It's tough to have to decide the fate of our animals. Whatever you decide is best for you in your situation and resources is okay. I want to add some training resources for you and future readers if that's the way you want to go.

Based on your quick explanation, it sounds like your dog would need desensitized and counter-conditioned to equines. A quick guide:
https://www.animalhumanesociety.org/behavior/counter-conditioning-and-desensitization

A quick overview of different kinds of counterconditioning.


It takes a lot of time and energy to counter-condition maybe years, especially if your dog already has the experience of attacking the foal. A muzzle is an option to prevent biting.

If he is still being triggered when you worked with him, it usually means the stimulus(equines) is too much. I would try decreasing the stimulus by moving farther away until your dog just barely notices the equines and working there. 

It's made harder for you that you probably can't ask your equines to hold still while your dog gets used to them like you could a person.
You can separate aspects of the equines and train them individually. Like train to recorded sounds of your equines, and train to a smelly blanket they wore. If you have a HD screen you can train to videos of the equines walking, then running, then playing and being weird.

an example of desensitization and counter-conditioning to cats

I like the guy's training methods. He is a good example of high energy rewards when needed and very calm guidance when needed. He explains his reasoning well and strives not to use force or punishment. 

My favorite conditioning overview book is aptly titled "Don't shoot the dog" (it's okay if you do, no judgment, no pressure) This book covers learning in general, it's good for training any animal and people too! I think everyone with animals should read it.

https://www.amazon.com/Dont-Shoot-Dog-Teaching-Training/dp/1860542387/ref=dp_ob_title_bk

I'm curious what you tried with your dog already? If you decided to let him go and don't want to talk about it that's fine too...
 
pollinator
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I've got a pair of male dogs. One is a Great Pyrenees and the other looks to be Old English Sheep dog though they haven't been used for that purpose for many generations so the instinct is no longer there, plus he's not real bright and has been abused. Both of them have actually as became evident the first time I walked across the yard with a stick or board in my hand and they both made a mad dash to get away. The Pyrenees seems to be smart. If he sees a shadow on the ground, he looks up and barks at the hawks. They came from a sheep farm and the Pyrenees is older but quite mean to the younger dog.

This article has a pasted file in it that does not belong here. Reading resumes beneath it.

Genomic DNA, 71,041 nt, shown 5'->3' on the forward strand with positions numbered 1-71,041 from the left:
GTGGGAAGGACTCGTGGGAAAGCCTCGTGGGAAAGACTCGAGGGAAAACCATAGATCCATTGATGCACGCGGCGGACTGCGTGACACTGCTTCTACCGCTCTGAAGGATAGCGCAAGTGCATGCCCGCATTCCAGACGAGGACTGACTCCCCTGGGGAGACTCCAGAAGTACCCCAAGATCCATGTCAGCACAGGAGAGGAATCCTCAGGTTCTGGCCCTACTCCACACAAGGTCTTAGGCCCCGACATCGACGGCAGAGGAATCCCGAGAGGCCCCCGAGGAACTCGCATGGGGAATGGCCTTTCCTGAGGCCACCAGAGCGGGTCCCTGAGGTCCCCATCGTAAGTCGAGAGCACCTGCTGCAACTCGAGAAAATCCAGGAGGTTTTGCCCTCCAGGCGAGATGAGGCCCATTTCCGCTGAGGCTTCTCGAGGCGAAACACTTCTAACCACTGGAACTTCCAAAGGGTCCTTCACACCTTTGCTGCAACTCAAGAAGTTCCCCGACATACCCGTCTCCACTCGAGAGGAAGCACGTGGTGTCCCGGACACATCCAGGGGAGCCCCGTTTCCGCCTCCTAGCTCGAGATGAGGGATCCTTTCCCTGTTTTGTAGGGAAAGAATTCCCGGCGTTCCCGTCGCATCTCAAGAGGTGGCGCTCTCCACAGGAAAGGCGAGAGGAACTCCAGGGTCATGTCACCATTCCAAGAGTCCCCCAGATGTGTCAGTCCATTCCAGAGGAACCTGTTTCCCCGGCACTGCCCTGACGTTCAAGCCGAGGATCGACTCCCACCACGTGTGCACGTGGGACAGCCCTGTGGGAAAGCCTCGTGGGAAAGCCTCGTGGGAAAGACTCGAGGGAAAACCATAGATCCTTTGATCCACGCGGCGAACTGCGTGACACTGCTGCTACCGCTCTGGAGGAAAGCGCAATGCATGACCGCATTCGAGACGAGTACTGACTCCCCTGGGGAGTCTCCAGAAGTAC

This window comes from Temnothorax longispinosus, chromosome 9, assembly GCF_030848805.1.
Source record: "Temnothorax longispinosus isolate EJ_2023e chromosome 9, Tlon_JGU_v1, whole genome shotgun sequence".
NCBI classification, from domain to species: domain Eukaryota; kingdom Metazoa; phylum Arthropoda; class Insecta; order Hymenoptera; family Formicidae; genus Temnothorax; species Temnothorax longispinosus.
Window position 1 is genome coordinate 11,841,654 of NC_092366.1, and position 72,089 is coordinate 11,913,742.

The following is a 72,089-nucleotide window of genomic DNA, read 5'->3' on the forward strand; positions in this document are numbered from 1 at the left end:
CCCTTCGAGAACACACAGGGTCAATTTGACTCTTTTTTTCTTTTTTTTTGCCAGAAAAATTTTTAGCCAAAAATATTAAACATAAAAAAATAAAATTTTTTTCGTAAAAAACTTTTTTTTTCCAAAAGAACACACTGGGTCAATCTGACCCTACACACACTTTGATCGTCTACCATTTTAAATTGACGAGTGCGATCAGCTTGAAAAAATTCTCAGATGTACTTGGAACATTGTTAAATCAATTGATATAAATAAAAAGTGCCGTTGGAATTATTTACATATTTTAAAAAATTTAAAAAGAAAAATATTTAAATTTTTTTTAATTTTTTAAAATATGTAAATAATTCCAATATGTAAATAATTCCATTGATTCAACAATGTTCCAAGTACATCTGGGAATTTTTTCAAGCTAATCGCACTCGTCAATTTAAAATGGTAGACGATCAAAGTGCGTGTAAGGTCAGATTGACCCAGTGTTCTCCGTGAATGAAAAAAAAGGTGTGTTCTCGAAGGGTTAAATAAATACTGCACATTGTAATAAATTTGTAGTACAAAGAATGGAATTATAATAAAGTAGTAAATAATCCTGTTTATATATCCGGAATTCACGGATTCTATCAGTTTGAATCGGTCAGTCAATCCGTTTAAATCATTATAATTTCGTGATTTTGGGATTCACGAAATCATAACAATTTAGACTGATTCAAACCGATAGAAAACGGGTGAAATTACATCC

Yesterday, I heard them really getting into it. It was about feeding time so I went to feed them. I have to stand in the pen half way between them because the older one won't let the younger one eat otherwise. I gave the older one his food and he ran to the other side of the pen and grabbed something off the ground and brought it back to where his food bowl was. It was a dead chicken. I just put some 2 month old chicks out there in a coup in the pen. I kept an eye on them for a day and they ignored the chicks so I figured/hoped all was good and that they probably had experience with chickens. I noticed something had been digging around the coup and there was a hole just big enough for a chicken to get out. I don't know if it was one of the dogs or a coon sneaked into the pen overnight. I'll be burying some fence around the perimeter tomorrow. Pouring rain today. I've still yet to see the dogs sniffing/snooping around the coup.

I'm pretty sure the younger dog is going to be useless to me and we're in the boonies so there's no humane society or anywhere else to take him and everyone that wants a dog, already has one around here. In fact, this is a hot spot for people from the surrounding small towns to drop off dogs they either no longer want or can keep.

In short, we have to put down our own dogs here. Of course 90% or more dogs that get taken to a humane society get put down too.

So I think we'll end up putting down the young one and see how things go. Next Spring, I might try to find a female Great Pyrenees. We will have chickens and they need protection. If this Pyrenees turns out to be a chicken killer, he's gone and we'll get a puppy next time that can be raised with the livestock. We're getting goats in the Spring. I'm thinking the Pyrenees should be ok with them since they're similar to sheep.

We've got a Pitt Bull mix that we've had for over a decade. She listens very well but we never could get her to stop chasing chickens. You can teach an old dog some new tricks but that thrill of the chase is too strong in most cases to override.
 
Trace Oswald
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The more I think about this, the more I think Tristen just needs to rehome the dog to a hunter. The exact trait that makes the dog go after your donkey is what hunters need from their dogs, namely, very high prey drive.  

It makes me sad that so many people are in support of the answer to just shoot the dog.
 
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People that own dogs that live in areas with rattle snakes need to somehow teach their dogs to stay away from rattle snakes at all times, no matter what. They often do so by using an e-collar to have the dog get a real aversion to rattle snakes. If it were me with a dog that had a drive to hurt another animal living on my property, I would learn how to properly use an e-collar from a proven trainer, then go that route with my dog before doing anything else.